Did you check out the fab French series ‘Call My Agent’ like we begged you to? No? Ok, we’ll let give you more reason to reconsider.
Na jao saiyan, chhuda ke baiyan… Say hello to Einstein—he can likely say ‘hello’ right back! You know what you did, right? Sure you do! (h/t subscriber Indrani Chakraverty)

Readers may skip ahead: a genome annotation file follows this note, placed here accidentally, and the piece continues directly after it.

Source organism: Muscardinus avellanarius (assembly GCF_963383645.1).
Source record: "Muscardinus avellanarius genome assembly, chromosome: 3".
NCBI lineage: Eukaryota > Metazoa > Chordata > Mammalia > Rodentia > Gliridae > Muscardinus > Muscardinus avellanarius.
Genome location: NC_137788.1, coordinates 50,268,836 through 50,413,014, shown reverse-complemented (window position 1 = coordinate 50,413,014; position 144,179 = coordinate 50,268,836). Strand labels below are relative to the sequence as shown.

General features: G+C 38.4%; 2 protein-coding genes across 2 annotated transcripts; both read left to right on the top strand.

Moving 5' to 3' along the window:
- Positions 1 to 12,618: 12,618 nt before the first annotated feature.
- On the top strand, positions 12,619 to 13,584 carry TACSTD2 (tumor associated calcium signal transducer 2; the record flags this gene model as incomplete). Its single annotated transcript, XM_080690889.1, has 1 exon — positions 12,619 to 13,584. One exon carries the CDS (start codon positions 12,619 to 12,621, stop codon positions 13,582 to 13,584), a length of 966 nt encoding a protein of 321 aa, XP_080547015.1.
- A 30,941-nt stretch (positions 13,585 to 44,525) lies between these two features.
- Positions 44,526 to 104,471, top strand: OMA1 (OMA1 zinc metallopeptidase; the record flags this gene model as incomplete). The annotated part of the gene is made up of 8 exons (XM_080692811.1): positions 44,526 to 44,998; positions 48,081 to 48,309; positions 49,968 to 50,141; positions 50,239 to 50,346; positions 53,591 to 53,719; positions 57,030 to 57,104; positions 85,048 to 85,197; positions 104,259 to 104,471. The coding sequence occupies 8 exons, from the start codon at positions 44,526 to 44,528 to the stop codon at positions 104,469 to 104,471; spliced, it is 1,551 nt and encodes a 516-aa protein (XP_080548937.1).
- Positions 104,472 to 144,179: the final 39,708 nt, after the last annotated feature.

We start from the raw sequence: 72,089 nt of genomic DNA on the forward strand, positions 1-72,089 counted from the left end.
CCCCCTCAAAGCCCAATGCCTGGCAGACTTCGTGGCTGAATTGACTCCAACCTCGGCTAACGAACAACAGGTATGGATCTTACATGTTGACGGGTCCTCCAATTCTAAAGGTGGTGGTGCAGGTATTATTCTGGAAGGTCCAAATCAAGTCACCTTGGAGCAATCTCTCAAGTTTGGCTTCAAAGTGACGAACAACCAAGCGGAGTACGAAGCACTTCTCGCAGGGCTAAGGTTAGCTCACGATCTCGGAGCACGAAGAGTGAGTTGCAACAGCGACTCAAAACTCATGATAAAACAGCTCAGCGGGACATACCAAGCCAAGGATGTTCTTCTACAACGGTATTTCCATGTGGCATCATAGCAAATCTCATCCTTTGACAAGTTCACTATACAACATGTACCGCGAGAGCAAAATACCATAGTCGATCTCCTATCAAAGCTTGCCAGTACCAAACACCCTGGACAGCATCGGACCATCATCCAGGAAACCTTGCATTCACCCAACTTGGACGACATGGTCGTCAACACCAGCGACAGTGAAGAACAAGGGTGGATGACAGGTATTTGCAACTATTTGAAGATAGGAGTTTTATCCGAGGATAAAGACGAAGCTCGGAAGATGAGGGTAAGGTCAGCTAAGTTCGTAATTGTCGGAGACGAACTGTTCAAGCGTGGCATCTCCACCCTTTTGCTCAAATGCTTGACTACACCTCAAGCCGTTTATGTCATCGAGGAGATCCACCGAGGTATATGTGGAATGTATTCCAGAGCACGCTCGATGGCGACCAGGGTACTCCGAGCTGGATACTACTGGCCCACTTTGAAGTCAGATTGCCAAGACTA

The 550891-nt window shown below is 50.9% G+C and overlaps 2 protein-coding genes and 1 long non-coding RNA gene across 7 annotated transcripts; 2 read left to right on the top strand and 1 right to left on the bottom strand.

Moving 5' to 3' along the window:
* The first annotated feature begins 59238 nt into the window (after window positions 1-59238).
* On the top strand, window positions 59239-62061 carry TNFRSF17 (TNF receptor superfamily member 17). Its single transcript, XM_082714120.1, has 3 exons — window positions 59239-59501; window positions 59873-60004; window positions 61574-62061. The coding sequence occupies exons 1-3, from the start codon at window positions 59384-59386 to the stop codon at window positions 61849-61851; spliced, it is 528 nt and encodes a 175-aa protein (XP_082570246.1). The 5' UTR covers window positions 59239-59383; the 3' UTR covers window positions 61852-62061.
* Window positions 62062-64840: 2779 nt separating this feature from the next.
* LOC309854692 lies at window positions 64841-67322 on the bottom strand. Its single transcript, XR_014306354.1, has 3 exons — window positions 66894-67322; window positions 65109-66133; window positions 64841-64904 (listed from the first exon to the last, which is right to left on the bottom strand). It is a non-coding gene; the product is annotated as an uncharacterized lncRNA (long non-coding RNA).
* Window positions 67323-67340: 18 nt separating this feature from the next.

READING HABIT BOOK EDITOR’S NOTE ‘’ by Jane Austen was first published today, in 1813. Two hundred-odd years on, it is one of the most loved and re-imagined books of all time. Wonder what Charlotte Brontë—who thought it a bit of —would make of it now. It also made me wonder: would we know if a book released today is destined to be a classic for centuries to come? A LIST OF NEW RELEASES Keeping in mind the fickle length of a book’s shelflife, here are some fantastic new ones, and may they enjoy a long, loved lifetime. Fiction: * ‘’ by Anoushka Khan: Described as “part road trip, part existential thriller”, this is a visually stunning tale of a reclusive wife who sets off in search of her husband when he goes missing. Asking questions around love, loss and isolation, this extraordinary debut is bound to highlight graphic novels from the Subcontinent in a market dominated by the West. Firstpost has a selection of some of the beautiful artwork in the book . * ‘’ by Raza Mir: I love it when a real historical figure plays detective in a fictional murder mystery, and this is a worthy addition to an excellent, albeit niche, oeuvre. It is 1857, and India is on the brink of a war that’ll change everything. In the midst of the undercurrents of a revolt, a poet is found stabbed to death in the culturally overflowing Delhi. As tensions rise, poet laureate and amateur detective (!) Mirza Ghalib is recruited to find the culprit. * ‘’ by Samantha Shannon: The fourth book in the Bone Season series was long overdue, and fans of the dystopian bestseller can finally breathe easy. In this instalment, dreamwalker Paige Mahoney is planning a revolution with her former enemy Arcturus Mesarthim by her side. Her quest to keep the world free from a growing Scion takes her on paths both dangerous and adventurous. * ‘’ by Mike Chen: Superpowered individuals leading relatively regular lives is my jam. Jamie, with his ability to read and erase people’s memories, and Zoe, with heightened speed and strength—both having forgotten their pasts—meet in a memory-loss support group. As a threat to their world unfurls, the pair will have to rely on their friendship—and themselves—to truly become the heroes that they are. * ‘’ by Syed M Masood: Perfect for fans of Mira Jacob and Mohammed Hanif, this debut takes us from 1990s Pakistan and Iraq to 2016 San Francisco, following the lives of Anwar and Safwa. Walking the line admirably between dramatic and funny, Masood takes an irreverent look at familial relationships, identity, and the immigrant experience in America. Non-fiction: * ‘’, edited by Nilanjana Roy: this volume asks each of its contributors—Menaka Guruswamy, TM Krishna, Perumal Murugan, Romila Thapar, Annie Zaidi and many more—the same question: what does freedom mean to you? The result is a must buy! Proceeds from the sale of the book will go to . * ‘’ by Mehr Afshan Farooqi: Ghalib seems to be the star of the day, and fairly so—he began composing verses at a very early age, wrote both in Urdu and Persian, and had a rare far-sightedness when it came to the changing cultural landscape around him. This authoritative biography looks at his extraordinary life and the subcontinent’s cultural and literary tradition at the time. * ‘’ by Biswajit Jha: If you’re looking for an inspirational, heart-warming real-life story, look no further. Padma Shri awardee Karimul Hak was a tea garden worker who saved thousands of lives by starting a free bike-ambulance service from his village to the nearest hospital when he realized the healthcare services available around him were seriously lacking. * ‘’ by Karl Ove Knausgård, tr. by Martin Aitken: A collection of eighteen essays by Scandinavian legend Karl Ove Knausgård, writing on Laurie Anderson, Edvard Munch, the Northern Lights and a number of other visual artists and writers and more. * ‘’ by Claire Chambers: This amazing anthology came out about a month ago, but with its essays on Awadhi cooking and qorma, samosa with chai, taar roti, and the perfect ‘nadroo yakhni’, it was too delectable to pass. The kitchens of South Asia come alive through the writings of Nadeem Aslam, Rana Safvi, Tabish Khair and many more. QUICK FIXES, AKA A FEW VARIED RECOMMENDATIONS What I’m reading: I began ‘’ by Silvia Moreno-Garcia a couple of days ago, and it is giving me serious ‘Rebecca’ meets ‘The Yellow Wallpaper’ vibes. It is atmospheric and creepy and I’m on the edge of my seat as protagonist Noemí Taboada goes to visit her sick cousin at the latter’s secluded, mysterious marital home of High Place, full of strange relatives and ghoulish events. A childhood fave: ‘’ by Cornelia Funke was perfect for 13-year-old me, looking to go on an adventure. What’s better, then, than a gang of street children in the beautiful alleyways of Venice and their mysterious leader who happens to be an extraordinary thief? Book-adjacent rec of the week: The London Review Bookshop is a real place, but it also has a hilarious . Not only are they there for you in case you’re looking for real book news and recommendations, they also have exceptional takes on the , and conspiracy theories involving . Underrated author of the week: writes unique, immersive speculative fiction. I fell in love with ‘’, which is told exclusively through journal entries, scrawled notes, recovered security footage, letters, audio recordings, complicated ciphers, and even advertisements. Bookish adaptation to watch out for: ‘’ on Netflix was pure entertainment and so much fun. The French series is based on the books by Maurice Le Blanc, created as something a counterpart to Sherlock Holmes. has the character’s delightful history. Note: Reading Habit is curated by our books editor Anushree Kaushal. Want to send along recommendations, feedback or just say hi? Email her at firstname.lastname@example.org Na jao saiyan, chhuda ke baiyan… Say hello to Einstein—he can likely say ‘hello’ right back! You know what you did, right? Sure you do! (h/t subscriber Indrani Chakraverty)